Tax avoidance has rarely been the subject of as much attention as it is at present. That's welcome. As a tax researcher and chartered accountant, I've estimated that it costs the UK at least £19bn a year in lost revenue. That's important. It's enough to pay for the NHS for one day a week.
We can wring our hands over this and pretend like there's nothing we can do. But not a single penny of this loss is accidental. Every person who engages in tax avoidance is doing it deliberately, to deny the UK government the money it needs to provide the services that we all expect, including the tax avoiders.
So what is tax avoidance? Contrary to what some may say, it's not paying money into am ISA, and nor is it claiming tax relief on your pension contribution. These two things are deliberately provided to you by law. We are all similarly entitled to a tax-free personal allowance, which reduces our tax bill. If that is considered tax avoidance, then the whole of life itself is a tax avoidance exercise, which is a ridiculous suggestion. Yet it is one used by many who try to avoid their own very serious tax avoidance.
In reality, tax avoidance is trying to use the law to reduce a tax bill in a way that was never intended. So, the whole basis for most of the film tax credit reliefs, which are now considered to have been widely abused for tax avoidance purposes (and by a number of celebrities), was that the person making the claim must have been trading in film making. Therefore, the claims made under this pretense fail, because there is little evidence that the vast majority of those involved were doing so.
Tax avoidance could also be a multinational company diverting as profits to a tax haven by claiming it has to pay for the right to use the company's own name, which has been recorded for tax purposes in that offshore location. And while it's not as consequential, tax avoidance could also be setting up a limited company to sell services that should really be subject to PAYE.
All these arrangements are artificial, and involve some degree of deception, because what is claimed for tax doesn't really reflect what is going on in reality. That's what tax avoidance is. And that's why people are angry about it. No-one minds someone claiming an honest tax relief. We can, and should, all do that. That is what Parliament intends. But there is what might be politely called a "smell test" when it comes to tax avoidance which is hard to define, buy easy to identify because the stench of insincerity about the claim made is glaringly obvious to almost anyone who comes near it, including the person making it.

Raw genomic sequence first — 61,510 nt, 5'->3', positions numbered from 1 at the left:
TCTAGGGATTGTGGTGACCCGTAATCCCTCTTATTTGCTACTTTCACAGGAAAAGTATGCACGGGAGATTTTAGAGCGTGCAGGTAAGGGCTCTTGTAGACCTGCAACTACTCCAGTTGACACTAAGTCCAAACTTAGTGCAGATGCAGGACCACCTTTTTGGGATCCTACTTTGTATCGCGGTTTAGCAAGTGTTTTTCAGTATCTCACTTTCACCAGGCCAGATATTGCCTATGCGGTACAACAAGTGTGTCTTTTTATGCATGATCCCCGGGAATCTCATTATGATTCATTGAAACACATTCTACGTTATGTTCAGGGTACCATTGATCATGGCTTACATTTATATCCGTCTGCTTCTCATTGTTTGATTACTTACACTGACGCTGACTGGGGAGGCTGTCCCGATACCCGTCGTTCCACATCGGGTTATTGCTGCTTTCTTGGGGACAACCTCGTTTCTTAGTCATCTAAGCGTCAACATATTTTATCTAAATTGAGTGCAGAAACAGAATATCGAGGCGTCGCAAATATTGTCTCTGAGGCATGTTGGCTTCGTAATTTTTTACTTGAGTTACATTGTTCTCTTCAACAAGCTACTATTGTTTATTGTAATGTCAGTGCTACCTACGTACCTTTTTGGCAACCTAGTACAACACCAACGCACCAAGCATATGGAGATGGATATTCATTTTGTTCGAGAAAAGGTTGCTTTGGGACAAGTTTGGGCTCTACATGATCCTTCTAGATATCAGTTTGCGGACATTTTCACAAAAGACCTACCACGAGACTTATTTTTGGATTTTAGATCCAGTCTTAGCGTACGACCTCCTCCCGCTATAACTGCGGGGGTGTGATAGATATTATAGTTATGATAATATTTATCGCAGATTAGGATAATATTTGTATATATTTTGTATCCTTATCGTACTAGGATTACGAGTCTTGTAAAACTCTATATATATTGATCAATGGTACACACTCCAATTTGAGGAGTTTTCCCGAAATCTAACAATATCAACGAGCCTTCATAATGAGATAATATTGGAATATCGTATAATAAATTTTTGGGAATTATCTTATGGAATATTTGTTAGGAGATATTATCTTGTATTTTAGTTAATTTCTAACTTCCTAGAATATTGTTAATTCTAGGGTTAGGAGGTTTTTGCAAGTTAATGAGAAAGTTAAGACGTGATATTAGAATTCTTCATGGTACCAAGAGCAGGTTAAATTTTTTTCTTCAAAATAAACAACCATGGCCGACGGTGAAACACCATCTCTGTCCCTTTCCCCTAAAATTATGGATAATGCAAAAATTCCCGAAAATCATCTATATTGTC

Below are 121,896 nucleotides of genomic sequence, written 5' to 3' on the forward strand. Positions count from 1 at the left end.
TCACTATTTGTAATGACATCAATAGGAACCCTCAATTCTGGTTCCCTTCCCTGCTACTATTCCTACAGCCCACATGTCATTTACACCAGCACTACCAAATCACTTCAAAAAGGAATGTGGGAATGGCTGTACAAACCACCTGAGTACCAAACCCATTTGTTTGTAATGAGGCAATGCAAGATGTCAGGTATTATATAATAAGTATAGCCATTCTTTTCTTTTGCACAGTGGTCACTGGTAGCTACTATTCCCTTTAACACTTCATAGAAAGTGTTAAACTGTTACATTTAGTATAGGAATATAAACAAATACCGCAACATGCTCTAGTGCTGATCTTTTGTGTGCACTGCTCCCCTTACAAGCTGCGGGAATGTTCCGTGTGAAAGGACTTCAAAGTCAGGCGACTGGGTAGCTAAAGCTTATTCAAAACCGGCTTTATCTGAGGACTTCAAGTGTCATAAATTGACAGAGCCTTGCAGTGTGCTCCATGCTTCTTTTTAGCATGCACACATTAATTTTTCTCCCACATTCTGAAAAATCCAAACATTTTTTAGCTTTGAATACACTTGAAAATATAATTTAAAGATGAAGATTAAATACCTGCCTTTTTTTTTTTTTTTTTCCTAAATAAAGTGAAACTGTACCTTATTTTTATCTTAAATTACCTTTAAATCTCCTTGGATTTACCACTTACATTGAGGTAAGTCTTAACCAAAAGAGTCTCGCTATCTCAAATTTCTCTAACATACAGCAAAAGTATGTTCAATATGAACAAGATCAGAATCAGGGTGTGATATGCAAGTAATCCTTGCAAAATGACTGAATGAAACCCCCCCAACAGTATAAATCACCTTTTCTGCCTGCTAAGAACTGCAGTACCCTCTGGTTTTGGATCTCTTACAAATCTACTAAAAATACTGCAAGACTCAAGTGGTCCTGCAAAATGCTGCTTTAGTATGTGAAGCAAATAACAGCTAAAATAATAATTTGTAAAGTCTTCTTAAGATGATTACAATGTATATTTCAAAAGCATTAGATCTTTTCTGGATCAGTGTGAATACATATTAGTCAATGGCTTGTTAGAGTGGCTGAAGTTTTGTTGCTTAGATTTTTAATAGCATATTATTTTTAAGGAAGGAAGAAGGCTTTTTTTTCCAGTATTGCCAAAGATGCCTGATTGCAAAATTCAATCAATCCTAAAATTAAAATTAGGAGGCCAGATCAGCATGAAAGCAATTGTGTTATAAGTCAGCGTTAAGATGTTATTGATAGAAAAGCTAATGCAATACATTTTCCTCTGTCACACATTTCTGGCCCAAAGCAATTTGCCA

WATCH A CLIP FROM THE UK GOLD, A NEW DOCUMENTARY ON TAX AVOIDANCE:
And now most of us have come nearer to tax avoidance than we expected to. So, what can we expect of any government that might be formed after May 7 on this issue?
Three things can beat tax avoidance. One is a broadly-based general anti-tax avoidance principle, written in law, which means that any arrangement that is artificial and entered into mainly for tax purposes can be struck down in law. The second is country-by-country reporting information from multinational companies that shows where they are trading, and where they report their taxes. Nothing will stop corporate tax avoidance better than that. Nobody wants to appear in front of Margaret Hodge. And finally, we need a tax authority that is well resourced because, until it is, it cannot recover this money.
These are the criteria that must be used to assess all political parties in the run-up to the general election. Any that does not commit to these issues could fall short on tax avoidance. And that means they will fail us all. Which is precisely why this is a key general election issue that everyone should have in the back of their minds when they get to vote on May 7.
The UK Gold, a new documentary on corporate tax avoidance, airs on London Live at 8pm Wednesday 25th March. Narrated by Dominic West, and featuring an original sound score by Thom Yorke (Radiohead), Robert Del Naja (Massive Attack) and Guy Garvey (Elbow).
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